Aida Moreno is one of public television’s most prolific producers, with more than two decades’ worth of production and management experience and a long track record of creating successful primetime programs and series.
She is best known as the creator and original Executive Producer of Antiques Roadshow, the most popular program on PBS for the last fifteen years. But she worked on a wide variety of programs during a 24-year career at Boston’s WGBH before leaving to form Moreno/Lyons Productions. She is currently Executive Producer of America’s Ballroom Challenge, a popular dance program now in its fourth season on PBS.
Moreno began her television career as a production assistant and associate producer on programs ranging from Julia Child & Company to Evening at Symphony and Evening at Pops, and then broke into the producing ranks in 1980 with Championship Ballroom Dancing. What was supposed to be a single 90-minute special proved so popular that it kept coming back year after year. Championship Ballroom Dancing was the first program to bring competitive ballroom dancing to American television. This show ultimately ran on PBS for 20 years, consistently ranking among the highest-rated specials of the year. In 1999, the ballroom community recognized Moreno’s contribution to the sport by inducting her into the World Dance Hall of Fame. She was the first television producer to be so honored. Last year she was named to the U.S. DanceSport Hall of Fame.
In 1993, Moreno was asked by WGBH to assist the producers of a longtime BBC program called Antiques Roadshow. She returned from England convinced that an American version of the appraisal show could succeed. Three years later, the American model, complete with a host of improvements of Moreno’s devising, went into production and quickly became the most successful series in PBS history. It has earned multiple awards and nominations.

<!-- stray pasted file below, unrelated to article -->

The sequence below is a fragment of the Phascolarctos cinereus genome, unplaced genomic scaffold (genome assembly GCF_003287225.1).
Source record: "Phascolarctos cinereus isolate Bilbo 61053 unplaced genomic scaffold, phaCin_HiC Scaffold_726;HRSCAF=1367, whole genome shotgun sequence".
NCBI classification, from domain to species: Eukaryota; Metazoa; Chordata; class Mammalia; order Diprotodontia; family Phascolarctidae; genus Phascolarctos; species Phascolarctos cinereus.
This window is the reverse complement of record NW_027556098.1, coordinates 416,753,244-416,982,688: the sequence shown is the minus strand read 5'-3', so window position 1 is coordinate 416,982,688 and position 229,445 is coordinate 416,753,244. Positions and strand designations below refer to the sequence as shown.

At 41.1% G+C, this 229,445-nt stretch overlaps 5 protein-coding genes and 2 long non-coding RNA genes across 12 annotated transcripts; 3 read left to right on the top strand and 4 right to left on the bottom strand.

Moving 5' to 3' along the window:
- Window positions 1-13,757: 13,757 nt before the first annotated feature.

Specializing in multi-camera event shows, Moreno has also produced political programs such as Candidates ’88 with Marvin Kalb; programs on public issues such as Condition Critical: The American Healthcare Forum, with Phil Donahue, and Getting the News in the 21st Century, with Ted Koppel; and a number of successful PBS pledge specials, including Big Band Ballroom Bash and The Jewel in the Crown Salute. She also produced a documentary on blues guitarist B.B. King. That special, Let the Good Times Roll won the prestigious W.C. Handy Award.
After leaving WGBH to start her own company, Moreno returned to her roots, producing an innovative how-to ballroom dancing program for American Public Television. Ballroom Dancing Basics is hosted by former US Latin champions Tony Meredith and Melanie LaPatin, who offer viewers easy-to-follow instructions for six simple dance patterns that can be used to perform many different dances. The program, shot before a live audience and featuring original music, with performances by Tony and Melanie, is still airing as a pledge program on PBS stations around the country.
In 2006, Moreno created and produced a new primetime special called America’s Ballroom Challenge. The two-hour program is the first to feature all four major ballroom dance styles, and the first to have the couples compete across dance styles to determine a single winner. The program drew rave reviews from media critics ranging from the Washington Post to Entertainment Tonight and attracted one of the largest audiences for any PBS program in 2006. This popular special keeps on coming back season after season. All told, it has featured 14 hours of competitive dancing over its past seasons. A new season is in production.